On Love for Difficult Country

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So I’m out of the country, and apart from going down to eat breakfast, I’ve been in my room working all day today. Then I stop. Or, I am stopped. And the laughter is irrepressible.
 
The popup for the complimentary hotel internet (Aloft Starwood) came up and I see again there is a premium internet guests can pay for, and the free one I’m using. The hilarity lay in the free one—I have updated my iPad IOS, all the apps, all Android apps my phone runs and updated the Android OS, my laptop has been plugged in for the last forty eight hours along with the aforementioned devices and my IdeaPad (for the second novel I am supposed to be writing!). Skype and Chrome have been updated. The free internet is stronger than ALL of the six internet services I have used in Naija (Etisalat, GLO, MTN, there was something called Zoom that came to Jos some years ago, Visafone and Spectranet) put together. Na “free” be this o. If we use premium nko? It was the image of my devices levitating for sheer the-internet-of-everything joy that stopped me and crazed me a bit.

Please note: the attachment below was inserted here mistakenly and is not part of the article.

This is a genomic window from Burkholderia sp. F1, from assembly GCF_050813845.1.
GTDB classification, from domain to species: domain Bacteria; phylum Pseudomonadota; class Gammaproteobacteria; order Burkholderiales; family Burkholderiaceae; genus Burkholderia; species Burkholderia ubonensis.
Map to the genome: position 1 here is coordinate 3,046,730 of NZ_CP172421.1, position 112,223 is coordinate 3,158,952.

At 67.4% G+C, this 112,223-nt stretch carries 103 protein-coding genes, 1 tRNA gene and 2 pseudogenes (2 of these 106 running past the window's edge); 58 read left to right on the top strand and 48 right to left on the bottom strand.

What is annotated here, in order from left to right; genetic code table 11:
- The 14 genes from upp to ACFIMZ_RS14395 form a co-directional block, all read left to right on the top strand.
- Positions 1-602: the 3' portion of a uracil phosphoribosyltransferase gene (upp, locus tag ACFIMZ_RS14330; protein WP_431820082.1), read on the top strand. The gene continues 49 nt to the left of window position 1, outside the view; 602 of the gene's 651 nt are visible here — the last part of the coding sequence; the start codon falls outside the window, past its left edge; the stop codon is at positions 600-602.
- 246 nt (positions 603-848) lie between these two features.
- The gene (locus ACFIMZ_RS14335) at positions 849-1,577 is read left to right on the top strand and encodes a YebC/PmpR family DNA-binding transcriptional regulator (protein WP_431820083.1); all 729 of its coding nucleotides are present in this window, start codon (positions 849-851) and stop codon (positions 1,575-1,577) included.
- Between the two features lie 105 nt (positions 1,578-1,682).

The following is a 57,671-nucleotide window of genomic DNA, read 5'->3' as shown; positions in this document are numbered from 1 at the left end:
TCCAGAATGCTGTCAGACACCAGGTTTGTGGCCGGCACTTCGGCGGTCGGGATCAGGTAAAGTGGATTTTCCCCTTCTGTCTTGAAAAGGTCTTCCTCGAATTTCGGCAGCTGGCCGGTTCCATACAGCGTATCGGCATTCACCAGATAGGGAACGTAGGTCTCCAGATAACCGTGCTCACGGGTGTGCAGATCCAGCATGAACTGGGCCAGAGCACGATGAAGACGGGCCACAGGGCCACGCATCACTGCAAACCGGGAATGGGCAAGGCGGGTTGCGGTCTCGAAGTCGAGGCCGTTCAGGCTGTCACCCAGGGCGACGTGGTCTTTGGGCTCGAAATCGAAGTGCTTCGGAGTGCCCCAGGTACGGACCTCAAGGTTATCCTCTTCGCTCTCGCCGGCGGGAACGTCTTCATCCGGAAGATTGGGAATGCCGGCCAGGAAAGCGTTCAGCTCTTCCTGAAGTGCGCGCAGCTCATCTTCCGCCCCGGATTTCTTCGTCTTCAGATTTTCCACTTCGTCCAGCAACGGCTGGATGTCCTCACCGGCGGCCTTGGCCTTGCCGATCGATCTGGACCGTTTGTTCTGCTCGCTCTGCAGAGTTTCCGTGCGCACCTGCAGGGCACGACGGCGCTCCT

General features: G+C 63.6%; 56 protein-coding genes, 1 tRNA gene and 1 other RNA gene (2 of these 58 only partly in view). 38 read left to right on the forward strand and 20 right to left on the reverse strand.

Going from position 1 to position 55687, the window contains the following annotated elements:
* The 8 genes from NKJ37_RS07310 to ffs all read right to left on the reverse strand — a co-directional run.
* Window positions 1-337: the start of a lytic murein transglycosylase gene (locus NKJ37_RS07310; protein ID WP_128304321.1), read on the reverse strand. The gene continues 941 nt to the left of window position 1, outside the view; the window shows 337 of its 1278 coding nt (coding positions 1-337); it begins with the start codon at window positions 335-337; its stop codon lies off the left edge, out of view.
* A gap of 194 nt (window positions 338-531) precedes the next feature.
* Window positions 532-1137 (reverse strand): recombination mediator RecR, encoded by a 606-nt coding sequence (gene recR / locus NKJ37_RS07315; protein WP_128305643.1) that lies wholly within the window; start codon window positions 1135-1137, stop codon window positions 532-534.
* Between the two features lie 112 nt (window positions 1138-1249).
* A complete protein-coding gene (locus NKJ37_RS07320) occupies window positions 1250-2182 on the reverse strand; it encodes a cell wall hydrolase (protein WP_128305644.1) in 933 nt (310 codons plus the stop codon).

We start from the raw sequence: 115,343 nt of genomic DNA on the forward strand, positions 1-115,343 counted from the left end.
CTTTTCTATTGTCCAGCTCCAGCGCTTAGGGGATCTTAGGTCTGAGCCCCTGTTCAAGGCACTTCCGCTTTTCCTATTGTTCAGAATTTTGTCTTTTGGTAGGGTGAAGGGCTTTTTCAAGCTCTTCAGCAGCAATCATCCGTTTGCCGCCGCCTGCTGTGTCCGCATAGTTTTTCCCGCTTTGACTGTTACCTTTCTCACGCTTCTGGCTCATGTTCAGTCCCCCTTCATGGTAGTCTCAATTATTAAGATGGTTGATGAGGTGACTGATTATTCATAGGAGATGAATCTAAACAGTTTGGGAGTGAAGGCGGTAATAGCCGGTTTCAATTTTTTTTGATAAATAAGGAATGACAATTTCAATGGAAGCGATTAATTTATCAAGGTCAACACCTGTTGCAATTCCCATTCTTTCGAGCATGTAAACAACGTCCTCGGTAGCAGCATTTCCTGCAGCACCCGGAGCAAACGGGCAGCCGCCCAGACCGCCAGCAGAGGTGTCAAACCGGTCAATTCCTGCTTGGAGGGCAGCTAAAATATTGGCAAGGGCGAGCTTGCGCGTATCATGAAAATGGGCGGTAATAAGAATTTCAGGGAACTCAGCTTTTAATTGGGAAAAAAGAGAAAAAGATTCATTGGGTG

I love Nigeria. I always miss it. I always particularly miss the food. My palate is decidedly Nigerian and I’ve stayed in all stars of hotel catered by chefs who know their chemistry, but I have always shook my head at the food. I have often than not suffered. Even in African countries. So, despite the weight one feels as soon as the door of the airplane opens in Abuja and you step out, you still look forward to your return. For the food—the pounded yam and egusi soup, the kpomo, the tuwon rice and gbegiri soup, the spectrum of ways we make jollof rice, and rice and stew.
 
And you wish your country would get simple things right: like internet access. And electricity. And just creating a space so that your love for it has no caveats… So you do not have to stop working in realizing the sad irony of your life away from the present brief punctuation, life within the sentence of a Nigerian existence, and do not have to laugh like a fool at yourself and why you are in this dilemma of loving a country that refuses to give you the basic sustenance for you to aspire confidently, as you are born to.
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